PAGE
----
You’ve heard this one, right?
Many people, before and during, relationships say that cheating is a deal-breaker that there’s no coming back from. If their partner goes behind their back and has sex or an emotional connection with another person, they’ve drawn a line in the sand that cannot be erased. And yet, it happens, rumors might be spread and before you know it, the couple reconciles due to their love for each other. The partner who cheated admits that they love their partner enough that they didn’t actually want to leave and the one who was cheated on will see that the indiscretion wasn’t a clear path to the end of their relationship. The truth came out, it was handled, and the couple remains intact.
So since I know you’ve heard of, or experienced this before, you understand that having sex with another person doesn’t automatically mean that a relationship has to end and that to do so does not mean that the love between partners cannot still exist as a result. It happens so often, especially in matters of paternity, that it becomes the basis for TV series, movies, and a major topic of conversation in therapist offices. And if you know forgiveness is possible and the bond is closer than another body coming in between a couple, then you should be able to understand ethical non-monogamy without a problem, right?
Polyamory, swinging, open-marriages, and all other dynamics are all under the umbrella of ethical non-monogamy. The concept of your partner(s) and yourself allowing more than just two people to encompass a relationship. There are different variations under this umbrella and everyone brings their own rules to the table like any relationship. Just like in some current monogamous partnerships one person may not like their partner to watch porn while in an ethically non-monogamous partnership an agreement may be reached where all contact with their ‘others’ stops at their bedroom and all activities take place outside of it.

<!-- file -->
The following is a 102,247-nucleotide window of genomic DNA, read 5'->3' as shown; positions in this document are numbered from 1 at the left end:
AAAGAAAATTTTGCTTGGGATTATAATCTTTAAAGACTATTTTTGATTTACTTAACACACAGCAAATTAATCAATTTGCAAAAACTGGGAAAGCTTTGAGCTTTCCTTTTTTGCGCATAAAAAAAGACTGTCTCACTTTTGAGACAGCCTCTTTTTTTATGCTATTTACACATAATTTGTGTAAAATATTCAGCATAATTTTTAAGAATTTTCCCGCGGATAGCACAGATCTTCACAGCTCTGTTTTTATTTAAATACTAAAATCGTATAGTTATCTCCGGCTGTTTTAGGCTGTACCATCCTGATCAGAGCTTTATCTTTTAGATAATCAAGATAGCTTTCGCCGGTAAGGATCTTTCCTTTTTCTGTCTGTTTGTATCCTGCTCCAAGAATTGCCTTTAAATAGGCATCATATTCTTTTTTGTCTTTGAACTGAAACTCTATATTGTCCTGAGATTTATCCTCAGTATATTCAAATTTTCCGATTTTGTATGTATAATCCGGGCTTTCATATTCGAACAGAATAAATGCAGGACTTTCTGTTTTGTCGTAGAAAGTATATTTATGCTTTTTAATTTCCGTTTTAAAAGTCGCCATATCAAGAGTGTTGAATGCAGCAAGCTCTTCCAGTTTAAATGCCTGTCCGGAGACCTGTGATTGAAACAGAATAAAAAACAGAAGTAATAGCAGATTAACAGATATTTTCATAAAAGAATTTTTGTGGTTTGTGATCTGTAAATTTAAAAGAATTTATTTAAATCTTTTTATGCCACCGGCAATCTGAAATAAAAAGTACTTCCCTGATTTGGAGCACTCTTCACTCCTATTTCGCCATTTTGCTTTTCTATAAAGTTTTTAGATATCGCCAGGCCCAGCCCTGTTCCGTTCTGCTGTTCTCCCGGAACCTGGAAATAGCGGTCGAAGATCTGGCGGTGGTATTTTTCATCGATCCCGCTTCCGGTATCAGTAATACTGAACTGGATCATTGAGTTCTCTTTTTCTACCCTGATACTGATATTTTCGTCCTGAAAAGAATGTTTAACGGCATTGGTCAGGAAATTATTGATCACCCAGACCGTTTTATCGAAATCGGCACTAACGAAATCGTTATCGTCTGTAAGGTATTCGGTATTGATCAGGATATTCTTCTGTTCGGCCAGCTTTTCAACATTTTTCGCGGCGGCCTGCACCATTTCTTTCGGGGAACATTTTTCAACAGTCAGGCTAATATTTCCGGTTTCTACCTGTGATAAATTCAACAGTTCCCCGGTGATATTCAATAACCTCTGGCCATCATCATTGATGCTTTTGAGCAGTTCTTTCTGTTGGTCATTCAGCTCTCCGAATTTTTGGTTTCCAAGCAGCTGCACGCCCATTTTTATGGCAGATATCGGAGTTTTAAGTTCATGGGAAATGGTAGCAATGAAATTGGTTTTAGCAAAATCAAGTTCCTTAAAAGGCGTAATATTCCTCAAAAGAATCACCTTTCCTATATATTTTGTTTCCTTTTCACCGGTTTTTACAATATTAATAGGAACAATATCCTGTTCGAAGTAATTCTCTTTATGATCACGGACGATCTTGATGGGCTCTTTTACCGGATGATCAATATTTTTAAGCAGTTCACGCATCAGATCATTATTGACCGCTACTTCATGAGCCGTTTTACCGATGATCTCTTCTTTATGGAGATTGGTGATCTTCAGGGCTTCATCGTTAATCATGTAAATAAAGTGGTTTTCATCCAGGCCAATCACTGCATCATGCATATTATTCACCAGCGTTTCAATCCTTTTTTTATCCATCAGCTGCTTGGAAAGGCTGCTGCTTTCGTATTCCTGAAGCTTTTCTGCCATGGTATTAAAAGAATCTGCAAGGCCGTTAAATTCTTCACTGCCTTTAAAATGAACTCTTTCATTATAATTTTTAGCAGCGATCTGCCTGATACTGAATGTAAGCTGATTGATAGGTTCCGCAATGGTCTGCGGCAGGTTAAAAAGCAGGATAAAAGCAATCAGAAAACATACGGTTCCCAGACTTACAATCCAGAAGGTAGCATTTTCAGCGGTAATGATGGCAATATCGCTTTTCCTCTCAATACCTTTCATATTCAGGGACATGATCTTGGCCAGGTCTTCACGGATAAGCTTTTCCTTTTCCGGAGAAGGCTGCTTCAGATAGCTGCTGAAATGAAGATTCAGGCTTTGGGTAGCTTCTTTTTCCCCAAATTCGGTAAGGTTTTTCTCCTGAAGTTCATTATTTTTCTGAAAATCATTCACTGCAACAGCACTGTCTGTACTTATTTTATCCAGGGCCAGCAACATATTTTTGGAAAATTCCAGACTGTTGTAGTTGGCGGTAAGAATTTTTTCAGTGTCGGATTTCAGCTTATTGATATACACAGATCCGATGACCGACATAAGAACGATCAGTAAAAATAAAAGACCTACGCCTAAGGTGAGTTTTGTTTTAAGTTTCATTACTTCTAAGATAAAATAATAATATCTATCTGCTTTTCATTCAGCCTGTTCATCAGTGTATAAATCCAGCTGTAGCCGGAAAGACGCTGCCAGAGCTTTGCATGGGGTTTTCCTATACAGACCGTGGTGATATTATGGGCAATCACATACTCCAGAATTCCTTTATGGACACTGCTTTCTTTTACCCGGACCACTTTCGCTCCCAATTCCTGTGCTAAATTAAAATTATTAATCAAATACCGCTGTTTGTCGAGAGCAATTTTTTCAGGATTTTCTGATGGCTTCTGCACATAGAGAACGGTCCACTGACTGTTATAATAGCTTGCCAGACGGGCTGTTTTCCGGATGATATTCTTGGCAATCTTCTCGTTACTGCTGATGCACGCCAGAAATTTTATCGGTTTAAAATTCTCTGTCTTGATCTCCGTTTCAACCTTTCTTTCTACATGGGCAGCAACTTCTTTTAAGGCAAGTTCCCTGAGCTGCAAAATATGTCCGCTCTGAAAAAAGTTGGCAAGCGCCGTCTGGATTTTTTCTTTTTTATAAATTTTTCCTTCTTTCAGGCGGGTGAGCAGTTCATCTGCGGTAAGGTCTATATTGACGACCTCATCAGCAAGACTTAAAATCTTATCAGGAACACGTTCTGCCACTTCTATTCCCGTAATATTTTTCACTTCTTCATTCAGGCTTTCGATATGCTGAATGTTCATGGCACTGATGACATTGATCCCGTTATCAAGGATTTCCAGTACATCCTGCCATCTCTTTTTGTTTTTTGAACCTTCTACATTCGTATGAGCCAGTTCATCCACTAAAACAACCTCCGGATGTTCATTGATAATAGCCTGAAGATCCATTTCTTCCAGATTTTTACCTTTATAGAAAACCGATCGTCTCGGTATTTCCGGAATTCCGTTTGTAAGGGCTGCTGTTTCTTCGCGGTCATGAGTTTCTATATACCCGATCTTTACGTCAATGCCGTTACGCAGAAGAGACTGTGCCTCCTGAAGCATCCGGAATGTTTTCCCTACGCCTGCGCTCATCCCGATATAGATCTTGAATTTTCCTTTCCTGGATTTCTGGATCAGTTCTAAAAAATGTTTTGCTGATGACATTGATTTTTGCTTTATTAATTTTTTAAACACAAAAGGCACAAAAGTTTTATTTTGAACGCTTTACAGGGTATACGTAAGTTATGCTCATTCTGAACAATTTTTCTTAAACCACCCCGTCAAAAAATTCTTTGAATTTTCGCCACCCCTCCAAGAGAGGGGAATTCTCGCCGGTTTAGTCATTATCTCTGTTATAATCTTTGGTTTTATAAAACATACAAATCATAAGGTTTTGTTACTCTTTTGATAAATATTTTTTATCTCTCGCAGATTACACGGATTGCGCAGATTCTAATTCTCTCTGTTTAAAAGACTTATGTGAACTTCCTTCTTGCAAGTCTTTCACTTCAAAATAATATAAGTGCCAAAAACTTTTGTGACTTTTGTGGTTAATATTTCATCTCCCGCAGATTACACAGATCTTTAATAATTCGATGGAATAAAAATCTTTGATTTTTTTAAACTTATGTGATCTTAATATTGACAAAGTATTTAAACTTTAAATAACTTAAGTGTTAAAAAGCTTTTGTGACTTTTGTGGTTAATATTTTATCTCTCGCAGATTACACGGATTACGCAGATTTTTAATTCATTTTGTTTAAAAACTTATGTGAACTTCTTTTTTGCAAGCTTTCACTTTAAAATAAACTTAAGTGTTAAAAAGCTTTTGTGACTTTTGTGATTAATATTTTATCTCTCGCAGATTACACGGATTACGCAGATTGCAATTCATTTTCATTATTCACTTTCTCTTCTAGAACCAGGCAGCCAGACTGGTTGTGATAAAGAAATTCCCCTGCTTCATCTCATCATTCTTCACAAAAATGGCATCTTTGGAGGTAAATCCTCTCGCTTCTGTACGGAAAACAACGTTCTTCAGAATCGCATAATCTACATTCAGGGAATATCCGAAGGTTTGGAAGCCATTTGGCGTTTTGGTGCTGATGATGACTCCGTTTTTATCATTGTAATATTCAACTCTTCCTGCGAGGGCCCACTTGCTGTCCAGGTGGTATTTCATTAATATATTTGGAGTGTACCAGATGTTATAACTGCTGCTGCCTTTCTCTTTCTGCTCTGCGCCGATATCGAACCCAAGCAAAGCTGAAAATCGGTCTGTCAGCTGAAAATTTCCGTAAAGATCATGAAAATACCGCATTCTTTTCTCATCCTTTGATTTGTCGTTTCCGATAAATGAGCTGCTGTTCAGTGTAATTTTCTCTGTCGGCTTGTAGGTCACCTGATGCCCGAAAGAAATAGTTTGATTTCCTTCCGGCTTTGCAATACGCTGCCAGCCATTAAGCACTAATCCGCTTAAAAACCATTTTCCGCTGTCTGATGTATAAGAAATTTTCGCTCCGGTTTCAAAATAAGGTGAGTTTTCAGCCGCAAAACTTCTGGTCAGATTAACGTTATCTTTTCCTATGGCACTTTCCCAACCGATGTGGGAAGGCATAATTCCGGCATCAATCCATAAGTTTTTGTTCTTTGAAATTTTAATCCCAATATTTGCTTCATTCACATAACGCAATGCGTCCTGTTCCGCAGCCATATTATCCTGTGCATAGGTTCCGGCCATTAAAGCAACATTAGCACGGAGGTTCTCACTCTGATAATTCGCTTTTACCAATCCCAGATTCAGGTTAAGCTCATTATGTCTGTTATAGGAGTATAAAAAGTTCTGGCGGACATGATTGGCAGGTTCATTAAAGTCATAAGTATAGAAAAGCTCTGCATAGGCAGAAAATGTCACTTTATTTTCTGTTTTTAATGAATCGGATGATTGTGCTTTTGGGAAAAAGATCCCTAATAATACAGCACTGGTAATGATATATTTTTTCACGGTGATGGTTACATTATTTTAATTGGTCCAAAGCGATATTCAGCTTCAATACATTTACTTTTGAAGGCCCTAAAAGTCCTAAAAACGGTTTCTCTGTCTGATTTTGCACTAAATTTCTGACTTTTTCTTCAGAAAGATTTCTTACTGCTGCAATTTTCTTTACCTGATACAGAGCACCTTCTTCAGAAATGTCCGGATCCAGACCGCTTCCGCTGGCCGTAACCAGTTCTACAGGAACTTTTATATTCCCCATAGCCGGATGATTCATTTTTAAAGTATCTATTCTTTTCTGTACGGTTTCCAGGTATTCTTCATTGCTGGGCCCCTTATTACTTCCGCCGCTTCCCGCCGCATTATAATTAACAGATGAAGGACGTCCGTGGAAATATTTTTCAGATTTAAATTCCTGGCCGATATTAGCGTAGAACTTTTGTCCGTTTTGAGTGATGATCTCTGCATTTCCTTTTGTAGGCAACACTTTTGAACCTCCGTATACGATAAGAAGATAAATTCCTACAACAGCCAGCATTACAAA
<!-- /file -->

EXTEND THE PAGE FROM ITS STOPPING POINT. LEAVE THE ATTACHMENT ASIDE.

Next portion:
The standard monogamous relationship model is already different from couple to couple and those in relationships marked ‘other’ are no different. For example, restaurants and the menus inside them exist for a reason. Not everyone wants to eat at the same place. Some want burgers, some want Asian food, while others want vegan options. And even when a place can be agreed on, the menu is there because the food that someone else orders isn’t exactly what you want, down to the preparation, sauces, and even drinks. Relationships are infinitely more complex than eating dinner and we as people change over time, especially dealing with one person. Just like with food, eventually, you’ll say that you want to eat a different meal because you’ve had the same thing so many times. You still like it, but it’s nice to have variety. Well…
I’ve never understood people (mostly straight men) who get mad at the fact that their woman partner still gets attention after they get together. The same reason that woman attracted you is still evident and attractive to other people. Attraction doesn’t go away just because someone is taken just like laws don’t automatically mean that people stop committing crimes when they’re committed to paper. People don’t just get uglier when they’re in relationships and they also don't stop feeling the need to be wanted. Conversely, they don’t stop wanting to want other people. The song “Next Lifetime” by Erykah Badu (amongst millions of others) is based on still feeling attracted to another person while in a relationship but not crossing that boundary due to a rigid set of traditions that were created before any person alive was born. We’re told that we can only have one love, we find that one love and never leave them. But that isn’t the case, is it? People divorce, people die and remarry, people have kids with more than one person, people cheat, and people make up. Marriage is a flawed concept in and of itself but to expect to eat the same food over and over and never want to try another restaurant for the rest of your life seems ludicrous. An ethically non-monogamous relationship changes that dynamic and is tailor-made for those in it. Here’s a link to some different varieties of the concept. Happiness comes in different forms so who are we to say that the thing that made us happy 5 years ago is the same that will make us happy the same way in 20 years? Do you know anyone who’s still the same 20 years later? Are you still the same person you were 20 years ago? Do you want the same things?